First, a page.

Apr 30 2016
FBI and NYPD officials plan to visit the homes of everyone targeted in the next few weeks. Individuals are being contacted about the threat from Caliphate Cyber Army, which includes leaks of their names, home and email addresses.
New York An ISIS-linked hacking group has posted a hit list that includes the names of thousands of New Yorkers. The list, released by the ISIS-related group Caliphate Cyber United, reportedly includes as many as 3,600 names, some of whom are employees at the State Department and the Department of Homeland Security, but many of whom are average residents. Experts speculate that the list is being used as a scare tactic and that there’s no immediate threat.
The list includes both names and personal information, with an announcement that says, “We want them #Dead,” according to NBC New York. None of the people on the list are well known, and ABC 7 reports that they live in areas that vary in affluence, which leads law enforcement to believe it’s a random fearmongering project. NBC New York’s report includes a map that shows the highest concentration of people on the list in Brooklyn.
CLICK ON MAP TO ENLARGE
NBC News terror analyst Laith Alkhouri says the information was posted to a channel accessible only to certain ISIS supporters and was taken down after a short time. (Doing it this way, he says, makes it harder for law enforcement to track, since the group knows the details will become known publicly anyway.)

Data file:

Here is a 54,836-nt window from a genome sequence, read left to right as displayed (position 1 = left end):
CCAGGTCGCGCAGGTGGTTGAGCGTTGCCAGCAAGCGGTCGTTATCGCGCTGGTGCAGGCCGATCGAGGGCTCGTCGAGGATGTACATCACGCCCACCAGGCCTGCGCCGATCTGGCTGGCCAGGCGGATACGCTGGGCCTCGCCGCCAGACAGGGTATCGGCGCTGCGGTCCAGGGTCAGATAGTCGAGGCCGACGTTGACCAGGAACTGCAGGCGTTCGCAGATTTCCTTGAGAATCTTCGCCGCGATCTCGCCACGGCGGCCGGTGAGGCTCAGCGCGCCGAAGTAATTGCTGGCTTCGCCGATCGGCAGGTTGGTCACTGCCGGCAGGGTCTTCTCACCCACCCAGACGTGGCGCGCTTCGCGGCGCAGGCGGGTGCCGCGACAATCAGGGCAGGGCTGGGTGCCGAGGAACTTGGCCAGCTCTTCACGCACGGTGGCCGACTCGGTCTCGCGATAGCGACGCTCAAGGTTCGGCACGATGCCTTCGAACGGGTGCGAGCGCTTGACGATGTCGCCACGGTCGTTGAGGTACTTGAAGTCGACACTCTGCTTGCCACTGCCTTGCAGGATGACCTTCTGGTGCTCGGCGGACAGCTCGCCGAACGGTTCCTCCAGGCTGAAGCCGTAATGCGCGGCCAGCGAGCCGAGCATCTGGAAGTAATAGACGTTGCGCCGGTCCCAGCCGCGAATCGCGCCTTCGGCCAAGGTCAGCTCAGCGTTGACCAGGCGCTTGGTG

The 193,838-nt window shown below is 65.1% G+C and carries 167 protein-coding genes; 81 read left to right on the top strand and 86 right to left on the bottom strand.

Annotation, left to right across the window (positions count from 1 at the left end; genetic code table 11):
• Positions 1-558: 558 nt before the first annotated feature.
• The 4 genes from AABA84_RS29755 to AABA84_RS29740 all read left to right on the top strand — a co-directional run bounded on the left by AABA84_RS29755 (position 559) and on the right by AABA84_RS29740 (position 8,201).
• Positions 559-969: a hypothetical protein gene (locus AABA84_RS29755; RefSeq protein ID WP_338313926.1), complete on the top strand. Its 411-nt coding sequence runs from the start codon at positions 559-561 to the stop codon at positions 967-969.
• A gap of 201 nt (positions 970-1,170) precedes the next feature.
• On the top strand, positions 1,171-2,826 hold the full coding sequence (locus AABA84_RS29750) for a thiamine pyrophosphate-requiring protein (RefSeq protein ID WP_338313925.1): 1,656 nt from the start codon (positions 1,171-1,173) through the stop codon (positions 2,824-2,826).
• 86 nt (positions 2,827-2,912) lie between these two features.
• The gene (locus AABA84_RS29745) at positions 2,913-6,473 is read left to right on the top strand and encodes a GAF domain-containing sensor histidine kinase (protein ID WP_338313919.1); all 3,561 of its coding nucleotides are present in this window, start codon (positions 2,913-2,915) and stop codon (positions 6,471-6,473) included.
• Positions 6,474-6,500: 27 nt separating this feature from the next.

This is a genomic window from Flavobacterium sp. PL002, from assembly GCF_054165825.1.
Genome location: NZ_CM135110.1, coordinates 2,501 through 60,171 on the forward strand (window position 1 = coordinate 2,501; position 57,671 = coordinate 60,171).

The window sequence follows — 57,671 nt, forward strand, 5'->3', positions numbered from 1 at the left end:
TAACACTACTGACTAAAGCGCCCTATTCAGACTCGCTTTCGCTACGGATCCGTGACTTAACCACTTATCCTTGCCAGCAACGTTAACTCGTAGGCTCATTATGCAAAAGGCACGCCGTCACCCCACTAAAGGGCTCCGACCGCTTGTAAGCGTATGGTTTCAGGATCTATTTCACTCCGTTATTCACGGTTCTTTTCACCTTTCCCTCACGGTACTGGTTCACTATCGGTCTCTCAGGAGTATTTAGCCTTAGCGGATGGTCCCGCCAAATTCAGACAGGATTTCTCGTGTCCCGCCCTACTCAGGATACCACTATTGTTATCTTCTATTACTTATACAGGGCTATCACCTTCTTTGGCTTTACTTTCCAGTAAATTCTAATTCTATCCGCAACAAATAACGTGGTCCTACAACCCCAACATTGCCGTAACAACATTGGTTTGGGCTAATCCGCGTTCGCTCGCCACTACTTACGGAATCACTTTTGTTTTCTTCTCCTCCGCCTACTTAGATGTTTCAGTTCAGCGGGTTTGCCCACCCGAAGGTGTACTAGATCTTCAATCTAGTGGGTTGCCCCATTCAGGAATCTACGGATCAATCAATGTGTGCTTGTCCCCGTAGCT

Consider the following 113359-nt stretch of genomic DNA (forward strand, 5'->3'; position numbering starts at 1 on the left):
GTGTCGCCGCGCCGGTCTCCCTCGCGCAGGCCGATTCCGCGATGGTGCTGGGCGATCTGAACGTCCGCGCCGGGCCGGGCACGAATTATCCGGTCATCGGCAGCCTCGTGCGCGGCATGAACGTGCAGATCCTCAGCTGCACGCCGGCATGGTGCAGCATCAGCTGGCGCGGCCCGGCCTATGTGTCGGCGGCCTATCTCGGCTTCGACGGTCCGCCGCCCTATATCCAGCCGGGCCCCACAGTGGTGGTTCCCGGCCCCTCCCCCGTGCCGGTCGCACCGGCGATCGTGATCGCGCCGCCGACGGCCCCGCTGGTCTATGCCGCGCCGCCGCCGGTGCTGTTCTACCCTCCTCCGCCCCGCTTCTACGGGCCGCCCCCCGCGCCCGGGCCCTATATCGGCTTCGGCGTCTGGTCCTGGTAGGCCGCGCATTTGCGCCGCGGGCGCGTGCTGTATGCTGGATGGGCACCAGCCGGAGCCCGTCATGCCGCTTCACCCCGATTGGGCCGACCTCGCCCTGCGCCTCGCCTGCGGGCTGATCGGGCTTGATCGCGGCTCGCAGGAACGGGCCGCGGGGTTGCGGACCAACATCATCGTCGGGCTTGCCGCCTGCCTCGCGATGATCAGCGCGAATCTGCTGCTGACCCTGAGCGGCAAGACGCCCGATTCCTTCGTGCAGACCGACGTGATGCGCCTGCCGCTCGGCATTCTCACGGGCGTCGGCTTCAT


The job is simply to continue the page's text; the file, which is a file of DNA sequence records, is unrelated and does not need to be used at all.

The FBI is notifying those named on the lists. In a statement, it said, “The FBI routinely notifies individuals and organizations of information collected during the course of an investigation that may be perceived as potentially threatening in nature.” Such lists have been released before, but they’ve typically been shorter and included information only on military personnel, government officials, and diplomatic officers.
Said an 88-year-old man named on the list to NBC New York: “It sounds like psychological warfare. Make 3,000 people in this city very upset.”
NBC News terror analyst Laith Alkhouri said it’s not clear where the pro-ISIS group got the information of the 3,000 people it targeted. Many were from Brooklyn, and some from Manhattan, Staten Island, Queens and other surrounding areas. He said the people in the group did not appear to be politically active or government-affiliated, mostly just ordinary New Yorkers.